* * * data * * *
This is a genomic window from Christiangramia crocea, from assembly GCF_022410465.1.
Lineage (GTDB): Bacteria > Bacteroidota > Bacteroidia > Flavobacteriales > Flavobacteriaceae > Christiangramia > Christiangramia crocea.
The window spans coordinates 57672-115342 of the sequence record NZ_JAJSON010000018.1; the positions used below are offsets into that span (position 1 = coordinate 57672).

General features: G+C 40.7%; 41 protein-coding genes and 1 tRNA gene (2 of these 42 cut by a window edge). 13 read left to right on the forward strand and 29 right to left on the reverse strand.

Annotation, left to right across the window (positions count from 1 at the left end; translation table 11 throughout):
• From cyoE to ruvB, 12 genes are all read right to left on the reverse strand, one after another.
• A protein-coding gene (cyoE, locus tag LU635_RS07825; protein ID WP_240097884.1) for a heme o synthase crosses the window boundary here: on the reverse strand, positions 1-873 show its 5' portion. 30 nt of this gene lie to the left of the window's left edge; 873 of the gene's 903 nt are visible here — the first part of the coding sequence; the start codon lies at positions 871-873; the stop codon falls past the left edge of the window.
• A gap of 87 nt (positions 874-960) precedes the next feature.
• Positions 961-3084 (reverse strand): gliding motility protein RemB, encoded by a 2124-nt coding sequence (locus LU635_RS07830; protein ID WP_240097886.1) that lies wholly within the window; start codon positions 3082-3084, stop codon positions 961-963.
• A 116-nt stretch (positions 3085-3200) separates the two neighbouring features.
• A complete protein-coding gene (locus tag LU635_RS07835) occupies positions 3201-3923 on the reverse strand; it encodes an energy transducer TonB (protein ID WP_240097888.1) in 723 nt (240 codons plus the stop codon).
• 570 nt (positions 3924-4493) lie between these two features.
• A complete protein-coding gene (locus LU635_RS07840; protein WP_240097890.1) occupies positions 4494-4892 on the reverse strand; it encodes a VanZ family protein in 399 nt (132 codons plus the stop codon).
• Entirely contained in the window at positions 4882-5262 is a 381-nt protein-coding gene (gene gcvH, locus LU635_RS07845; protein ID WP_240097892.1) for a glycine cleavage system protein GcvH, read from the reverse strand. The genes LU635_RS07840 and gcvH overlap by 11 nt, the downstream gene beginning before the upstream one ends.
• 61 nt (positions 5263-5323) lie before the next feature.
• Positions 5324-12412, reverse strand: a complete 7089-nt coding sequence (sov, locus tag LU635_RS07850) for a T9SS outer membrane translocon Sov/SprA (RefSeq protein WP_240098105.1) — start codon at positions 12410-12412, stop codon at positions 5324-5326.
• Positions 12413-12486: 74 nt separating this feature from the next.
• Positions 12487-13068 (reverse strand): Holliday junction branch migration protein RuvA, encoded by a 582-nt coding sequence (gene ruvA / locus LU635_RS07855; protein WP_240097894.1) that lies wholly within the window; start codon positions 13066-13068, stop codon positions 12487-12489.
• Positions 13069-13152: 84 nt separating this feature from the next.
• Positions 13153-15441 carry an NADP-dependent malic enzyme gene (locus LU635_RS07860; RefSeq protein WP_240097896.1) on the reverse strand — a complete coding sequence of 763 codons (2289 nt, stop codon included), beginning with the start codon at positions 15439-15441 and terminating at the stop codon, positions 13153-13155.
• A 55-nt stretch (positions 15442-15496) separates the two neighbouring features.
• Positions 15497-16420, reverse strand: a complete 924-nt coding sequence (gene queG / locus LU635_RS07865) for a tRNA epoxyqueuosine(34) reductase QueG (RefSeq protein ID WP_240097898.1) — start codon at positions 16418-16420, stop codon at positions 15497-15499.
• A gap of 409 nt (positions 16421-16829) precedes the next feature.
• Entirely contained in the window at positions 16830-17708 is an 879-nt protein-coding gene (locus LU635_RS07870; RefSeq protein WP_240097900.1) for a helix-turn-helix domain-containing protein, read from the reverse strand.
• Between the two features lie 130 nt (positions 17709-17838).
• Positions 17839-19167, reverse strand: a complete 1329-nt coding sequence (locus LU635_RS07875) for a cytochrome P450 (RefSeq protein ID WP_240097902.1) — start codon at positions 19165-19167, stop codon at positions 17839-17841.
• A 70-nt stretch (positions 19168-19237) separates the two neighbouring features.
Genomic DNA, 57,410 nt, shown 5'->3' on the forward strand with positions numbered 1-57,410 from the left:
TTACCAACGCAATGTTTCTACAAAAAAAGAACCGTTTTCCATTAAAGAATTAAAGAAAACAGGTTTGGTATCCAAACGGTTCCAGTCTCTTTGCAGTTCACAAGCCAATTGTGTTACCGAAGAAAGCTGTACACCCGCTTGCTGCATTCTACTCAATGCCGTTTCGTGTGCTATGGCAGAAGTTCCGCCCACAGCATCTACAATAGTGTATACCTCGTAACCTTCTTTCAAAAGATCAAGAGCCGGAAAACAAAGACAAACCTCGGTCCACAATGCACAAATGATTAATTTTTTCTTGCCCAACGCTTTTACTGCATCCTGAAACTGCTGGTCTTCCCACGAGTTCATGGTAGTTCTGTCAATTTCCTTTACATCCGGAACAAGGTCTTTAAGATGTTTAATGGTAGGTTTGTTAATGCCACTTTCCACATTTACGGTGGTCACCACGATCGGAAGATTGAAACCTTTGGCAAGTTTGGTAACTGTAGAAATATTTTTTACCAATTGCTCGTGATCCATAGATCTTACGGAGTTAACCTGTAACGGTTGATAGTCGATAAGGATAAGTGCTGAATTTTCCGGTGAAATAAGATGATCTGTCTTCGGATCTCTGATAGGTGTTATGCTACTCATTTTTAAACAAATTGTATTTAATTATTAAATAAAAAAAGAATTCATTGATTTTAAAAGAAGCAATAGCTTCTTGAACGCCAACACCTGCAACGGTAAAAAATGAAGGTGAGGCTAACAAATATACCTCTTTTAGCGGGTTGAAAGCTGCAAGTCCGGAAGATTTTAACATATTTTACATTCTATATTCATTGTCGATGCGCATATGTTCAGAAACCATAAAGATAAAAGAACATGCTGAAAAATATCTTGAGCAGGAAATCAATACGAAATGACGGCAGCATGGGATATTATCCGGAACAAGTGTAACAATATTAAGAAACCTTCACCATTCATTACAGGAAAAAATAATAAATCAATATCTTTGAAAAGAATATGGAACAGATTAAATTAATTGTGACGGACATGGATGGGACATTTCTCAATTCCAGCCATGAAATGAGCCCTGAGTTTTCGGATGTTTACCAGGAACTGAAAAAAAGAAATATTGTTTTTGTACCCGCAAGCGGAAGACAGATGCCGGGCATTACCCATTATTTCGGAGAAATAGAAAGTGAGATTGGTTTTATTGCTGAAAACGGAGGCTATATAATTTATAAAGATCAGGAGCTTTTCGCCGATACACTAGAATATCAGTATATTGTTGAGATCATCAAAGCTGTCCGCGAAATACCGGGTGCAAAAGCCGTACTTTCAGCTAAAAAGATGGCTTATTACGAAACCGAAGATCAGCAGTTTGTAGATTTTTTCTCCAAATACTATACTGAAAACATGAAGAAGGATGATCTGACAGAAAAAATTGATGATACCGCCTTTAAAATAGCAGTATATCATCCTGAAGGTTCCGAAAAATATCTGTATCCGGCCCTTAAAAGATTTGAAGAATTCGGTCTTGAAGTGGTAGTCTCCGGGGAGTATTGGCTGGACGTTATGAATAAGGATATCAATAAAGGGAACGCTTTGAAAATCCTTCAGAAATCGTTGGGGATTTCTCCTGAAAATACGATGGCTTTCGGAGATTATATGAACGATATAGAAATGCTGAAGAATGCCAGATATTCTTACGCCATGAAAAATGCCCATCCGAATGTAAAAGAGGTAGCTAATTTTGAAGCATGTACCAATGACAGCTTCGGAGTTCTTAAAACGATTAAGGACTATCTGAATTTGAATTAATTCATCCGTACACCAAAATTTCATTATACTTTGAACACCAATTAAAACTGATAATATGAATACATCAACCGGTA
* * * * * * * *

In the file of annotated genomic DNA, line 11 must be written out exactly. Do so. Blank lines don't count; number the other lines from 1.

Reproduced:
• A complete protein-coding gene (locus tag LU635_RS07835) occupies positions 3201-3923 on the reverse strand; it encodes an energy transducer TonB (protein ID WP_240097888.1) in 723 nt (240 codons plus the stop codon).